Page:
Read-Aloud Books


This section will include apps that provide independent story listening.

Entries into each section on this wiki will be structured so that this basic information is available. We will include the TITLE of the application, with a link to the broad description and rating on iTunes. The ICON is simply a screen shot of what will show up on the device. WHO describes the student you have used this particular app with. WHERE indicates whether the app was used at home, school, or in therapy. HOW describes the manner in which you used it. This is also the place to on other ideas for application. WHY/WHY NOT provides the contributer an opportunity to indicate the value of the app, whether they would use it again, and rationale for the opinion. We invite anyone else who has used the app to comment on anything about it... different whos, hows and whys....
ICON
TITLE
(WHAT)
APPLICATION
(WHO, WHERE, HOW)
VALUE
(WHY/WHY NOT)
COST





New Kid Icon 16.jpg
New Kid on the Block

What: New Kids on the Block is one of the fantastic titles from Wanderful, Inc, bringing the Living Books computer sets back to life for the iPad. New Kids presents 17 poems from the Jack Prelutsky book by the same title. It includes two basic modes:

Read To Me: This is an autoplay option, with word / phrase highlighting plus speech animations. Reads each page and advances to next.

Let Me Play: This option includes:

- Word / phrase highlighting plus speech and animations
- Page turning (forward and backward)
- Re-reading a line of the poem by clicking on the icon (e.g., banana for 40 Performing Bananas)
- Clicking on an individual word / phrase to hear it and see it animated

Who: I have used this app with:
a) Students who use AAC
b) People who stuggle with engagement
c) Students who need visual supports for vocabulary
This app is delightful for ‘children of all ages’. My teens and adults like it as much as the little ones. In fact, they probably appreciate it more because of the engaging language.

Why: I love poetry in all forms, but this format is absolutely delightful! Full disclosure, I must confess that I sometimes pull out this app when students are feeling particularly tired, overwhelmed, or just cranky. And I use it for far more than a reward, as you can see under the ‘How’ section.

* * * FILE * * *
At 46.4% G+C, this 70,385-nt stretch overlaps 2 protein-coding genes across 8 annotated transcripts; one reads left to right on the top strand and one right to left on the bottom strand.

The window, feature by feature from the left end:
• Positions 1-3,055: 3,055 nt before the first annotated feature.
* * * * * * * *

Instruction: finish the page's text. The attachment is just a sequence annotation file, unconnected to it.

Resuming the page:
Where: I’ve used this in several settings, mostly small groups in classrooms for, at a community event, and in homes with individual students.


How: This app can be used for many purposes, such as:

Commenting: this set is especially rich for commenting, as there are many interesting actions and objects)

Vocabulary Support: exploring pictures and seeing / hearing labels

Phonemic Awareness:

- Choosing Poems: I often offer choices by letter (B for ‘Forty Performing Bananas’; T for ‘When Tillie Ate the Chili”; F for ‘It’s Fangs Were Red’). I also just click through choices until a student let’s me know “That’s the one” using voice, head nod, or switch.

- Choosing Actions to Watch: Again, choose by letter. I just make this errorless, giving 3 letter choices on a whiteboard, then having students pick one. Ex: When Tillie Ate the Chili – Do you want to see Erupted (E); Gulped (G) or Fled Screaming (F). Note that this is errorless, but we are connecting to engaging meaning AND supporting vocabulary development. Ex: ‘You picked G. I think you want to see how she gulped.’

- Choosing Nouns To See Animated: Students can select a first sound, blend, or digraph to pick a noun (ex: sk – skins; sh – shoulders; ch – chins, for ’40 Performing Bananas.’